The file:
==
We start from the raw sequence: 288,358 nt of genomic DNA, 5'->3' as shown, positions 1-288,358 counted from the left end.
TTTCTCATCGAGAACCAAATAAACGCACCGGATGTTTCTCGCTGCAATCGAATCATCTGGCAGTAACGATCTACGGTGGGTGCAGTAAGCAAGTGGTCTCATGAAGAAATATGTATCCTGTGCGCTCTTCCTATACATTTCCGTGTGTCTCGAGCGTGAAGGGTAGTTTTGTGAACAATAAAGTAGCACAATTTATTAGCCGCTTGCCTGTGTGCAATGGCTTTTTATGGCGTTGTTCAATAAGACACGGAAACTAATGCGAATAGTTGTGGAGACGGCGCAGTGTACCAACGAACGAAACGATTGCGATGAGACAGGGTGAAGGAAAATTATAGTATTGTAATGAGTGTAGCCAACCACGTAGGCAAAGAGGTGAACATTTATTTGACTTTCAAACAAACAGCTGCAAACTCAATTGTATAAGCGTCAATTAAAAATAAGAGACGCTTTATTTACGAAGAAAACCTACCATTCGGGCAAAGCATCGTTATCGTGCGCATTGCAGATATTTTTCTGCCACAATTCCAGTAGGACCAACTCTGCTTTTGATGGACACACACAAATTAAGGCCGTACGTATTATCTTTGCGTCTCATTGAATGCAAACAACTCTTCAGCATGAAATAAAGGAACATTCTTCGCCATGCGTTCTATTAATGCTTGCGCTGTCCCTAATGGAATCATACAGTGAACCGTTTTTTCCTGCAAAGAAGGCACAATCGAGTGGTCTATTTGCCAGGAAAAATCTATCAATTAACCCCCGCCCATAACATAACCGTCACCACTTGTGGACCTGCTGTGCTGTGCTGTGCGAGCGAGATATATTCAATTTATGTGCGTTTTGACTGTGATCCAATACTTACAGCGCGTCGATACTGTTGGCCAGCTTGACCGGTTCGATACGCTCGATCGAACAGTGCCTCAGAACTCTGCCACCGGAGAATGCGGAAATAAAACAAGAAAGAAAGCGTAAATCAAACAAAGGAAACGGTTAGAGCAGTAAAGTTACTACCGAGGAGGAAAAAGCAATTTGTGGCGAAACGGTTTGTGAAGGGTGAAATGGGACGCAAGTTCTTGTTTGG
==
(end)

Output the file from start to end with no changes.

We start from the raw sequence: 288,358 nt of genomic DNA, 5'->3' as shown, positions 1-288,358 counted from the left end.
TTTCTCATCGAGAACCAAATAAACGCACCGGATGTTTCTCGCTGCAATCGAATCATCTGGCAGTAACGATCTACGGTGGGTGCAGTAAGCAAGTGGTCTCATGAAGAAATATGTATCCTGTGCGCTCTTCCTATACATTTCCGTGTGTCTCGAGCGTGAAGGGTAGTTTTGTGAACAATAAAGTAGCACAATTTATTAGCCGCTTGCCTGTGTGCAATGGCTTTTTATGGCGTTGTTCAATAAGACACGGAAACTAATGCGAATAGTTGTGGAGACGGCGCAGTGTACCAACGAACGAAACGATTGCGATGAGACAGGGTGAAGGAAAATTATAGTATTGTAATGAGTGTAGCCAACCACGTAGGCAAAGAGGTGAACATTTATTTGACTTTCAAACAAACAGCTGCAAACTCAATTGTATAAGCGTCAATTAAAAATAAGAGACGCTTTATTTACGAAGAAAACCTACCATTCGGGCAAAGCATCGTTATCGTGCGCATTGCAGATATTTTTCTGCCACAATTCCAGTAGGACCAACTCTGCTTTTGATGGACACACACAAATTAAGGCCGTACGTATTATCTTTGCGTCTCATTGAATGCAAACAACTCTTCAGCATGAAATAAAGGAACATTCTTCGCCATGCGTTCTATTAATGCTTGCGCTGTCCCTAATGGAATCATACAGTGAACCGTTTTTTCCTGCAAAGAAGGCACAATCGAGTGGTCTATTTGCCAGGAAAAATCTATCAATTAACCCCCGCCCATAACATAACCGTCACCACTTGTGGACCTGCTGTGCTGTGCTGTGCGAGCGAGATATATTCAATTTATGTGCGTTTTGACTGTGATCCAATACTTACAGCGCGTCGATACTGTTGGCCAGCTTGACCGGTTCGATACGCTCGATCGAACAGTGCCTCAGAACTCTGCCACCGGAGAATGCGGAAATAAAACAAGAAAGAAAGCGTAAATCAAACAAAGGAAACGGTTAGAGCAGTAAAGTTACTACCGAGGAGGAAAAAGCAATTTGTGGCGAAACGGTTTGTGAAGGGTGAAATGGGACGCAAGTTCTTGTTTGG